How To Fight The IRS
The IRS Examiner has just left. You're wondering what to do about the very expensive "adjustments" she wants to make to your tax return. Now what?
Ways to Deal with the IRS
You have several alternatives to just giving up. You can attempt to negotiate with the Examiner. Or you can try to make a better deal with the IRS Appeals Office. Or you can take the IRS to court.
In fact, you can take all of these steps, or any combination of them, if you want. But not every step is right for every case.
Negotiating with the Examiners
This is the least expensive and quickest route. The Examiner's job is to get the facts straight. If there are important facts she has overlooked, by all means show her. Most Examiners will listen (some won't).
A lot here depends on the nature of the issue. Examiners don't have any authority to consider "litigating hazards." This means they can't take into account the relative strengths of legal arguments. If the IRS has a legal position on an issue, the Examiners are supposed to assert it, even if they personally think it's a loser.
If this is your situation--a good faith dispute over a factual or legal argument--then you should try IRS Appeals.
Going to IRS Appeals
The IRS Appeals Office has one job: to compromise tax cases. They assess the relative strengths and weaknesses of the taxpayer's arguments, and try to make a deal.
To get here you'll need to prepare a document called a Protest in all but the simplest cases. Since the Protest is your chance to make your best case in writing, you should get experienced help.
Usually the Appeals Officer will try to negotiate a compromise settlement with you. Sometimes people are pleasantly surprised at how reasonable Appeals can be. Appeals is independent of Examination, and if the Appeals Officer thinks the Government's case is weak he can settle it for whatever he thinks it's worth, regardless of what the people in Examination think.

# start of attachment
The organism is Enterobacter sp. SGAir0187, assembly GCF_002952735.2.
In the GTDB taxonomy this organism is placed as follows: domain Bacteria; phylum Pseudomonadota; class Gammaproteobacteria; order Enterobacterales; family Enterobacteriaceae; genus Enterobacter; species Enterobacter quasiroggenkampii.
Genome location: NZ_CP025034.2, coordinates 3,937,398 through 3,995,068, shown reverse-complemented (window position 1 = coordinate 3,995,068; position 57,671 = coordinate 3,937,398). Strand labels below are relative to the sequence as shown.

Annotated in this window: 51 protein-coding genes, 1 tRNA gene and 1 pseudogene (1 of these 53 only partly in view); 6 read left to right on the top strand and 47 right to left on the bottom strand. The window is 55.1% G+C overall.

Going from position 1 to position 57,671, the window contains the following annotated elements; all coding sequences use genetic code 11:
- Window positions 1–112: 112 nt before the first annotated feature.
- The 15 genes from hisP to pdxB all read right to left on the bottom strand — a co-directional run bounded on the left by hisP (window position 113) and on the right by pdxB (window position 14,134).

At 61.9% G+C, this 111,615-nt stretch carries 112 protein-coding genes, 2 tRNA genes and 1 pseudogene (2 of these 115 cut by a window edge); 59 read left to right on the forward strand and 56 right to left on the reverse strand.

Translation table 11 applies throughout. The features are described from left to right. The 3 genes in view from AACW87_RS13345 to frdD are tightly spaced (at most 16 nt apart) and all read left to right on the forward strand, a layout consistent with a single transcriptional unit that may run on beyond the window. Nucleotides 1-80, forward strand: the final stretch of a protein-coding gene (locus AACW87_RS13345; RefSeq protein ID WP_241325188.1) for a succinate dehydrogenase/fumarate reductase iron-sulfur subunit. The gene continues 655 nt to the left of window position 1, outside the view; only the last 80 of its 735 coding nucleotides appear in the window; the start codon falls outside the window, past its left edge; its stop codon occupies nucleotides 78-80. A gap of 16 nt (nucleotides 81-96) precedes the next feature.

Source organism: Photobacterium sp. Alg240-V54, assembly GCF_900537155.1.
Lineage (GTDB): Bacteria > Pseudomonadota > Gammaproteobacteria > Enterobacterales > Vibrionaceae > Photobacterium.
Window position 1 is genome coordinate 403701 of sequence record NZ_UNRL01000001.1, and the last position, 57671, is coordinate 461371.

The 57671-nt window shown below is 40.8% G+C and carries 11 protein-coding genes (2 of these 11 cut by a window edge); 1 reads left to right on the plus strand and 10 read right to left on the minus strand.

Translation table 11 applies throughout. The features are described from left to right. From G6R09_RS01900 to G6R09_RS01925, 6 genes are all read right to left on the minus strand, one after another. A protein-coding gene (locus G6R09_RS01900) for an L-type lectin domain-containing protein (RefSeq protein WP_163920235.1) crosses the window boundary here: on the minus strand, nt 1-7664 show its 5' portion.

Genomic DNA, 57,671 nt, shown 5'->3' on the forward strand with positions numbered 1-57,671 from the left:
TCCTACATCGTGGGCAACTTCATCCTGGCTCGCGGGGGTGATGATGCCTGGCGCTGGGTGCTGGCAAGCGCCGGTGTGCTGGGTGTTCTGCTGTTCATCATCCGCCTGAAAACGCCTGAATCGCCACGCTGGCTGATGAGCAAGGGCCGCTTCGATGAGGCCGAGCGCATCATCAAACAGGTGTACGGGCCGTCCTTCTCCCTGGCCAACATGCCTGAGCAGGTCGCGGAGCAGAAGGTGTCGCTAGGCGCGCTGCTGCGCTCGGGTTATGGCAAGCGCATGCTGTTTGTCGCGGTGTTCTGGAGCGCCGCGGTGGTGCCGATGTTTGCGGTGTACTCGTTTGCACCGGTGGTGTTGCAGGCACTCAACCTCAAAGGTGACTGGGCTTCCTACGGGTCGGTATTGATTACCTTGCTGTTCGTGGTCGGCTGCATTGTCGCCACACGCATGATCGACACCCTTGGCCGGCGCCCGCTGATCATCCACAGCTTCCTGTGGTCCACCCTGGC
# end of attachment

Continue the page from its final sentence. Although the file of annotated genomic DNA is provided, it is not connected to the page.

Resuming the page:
Unfortunately, Appeals Officers often claim that the Government's case is worth a lot more than you and your advisers think it is. If you reach impasse with them, it's time to consider going to court.
You have three courts to choose from. Selection of the right court is a critically important decision. The choice is entirely up to you--the Government has to go along with your pick.
Picking the Right Court
You have your choice of the Tax Court, the federal District Court or the Court of Federal Claims. There are advantages and disadvantages to each.
The Tax Court has one huge advantage over the other two--you do not have to pay the tax until the case is over. If cash isn't a critical factor, then you might make your choice on some other factors:
Case law--pick the court where you find the most favorable prior decisions. The Tax Court, District Court and Federal Claims Court are independent of each other and often disagree.
Jury trial--only available in District Court
Place of trial--District Court is local, Tax Court sits for this area in Detroit (or Chicago or Cleveland), and Federal Claims usually sits in Washington DC.
While every case is different, the Tax Court is often faster and less costly than the other two. The Tax Court judges are federal tax specialists, while the District Court judges see everything. The Federal Claims judges get more tax cases than District Court, but fewer than Tax Court.
Finally, there's your choice of opponent. Tax Court cases are handled by the IRS's own lawyers. District Court and Federal Claims cases are handed off to the Justice Department. The Justice Department lawyers often bring a fresh perspective to a case. Getting them involved sometimes breaks an impasse with the IRS.
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J. A. Cragwall, Jr., is a partner specializing in business litigation with Warner Norcross & Judd LLP. Warner Norcross & Judd is a full-service law firm with offices in Grand Rapids, Holland, Metro Detroit, and Muskegon. Jay may be reached in the Grand Rapids office at 616.752.2123. Because each business situation is different, this information is intended for general information purposes only and is not intended to provide legal advice.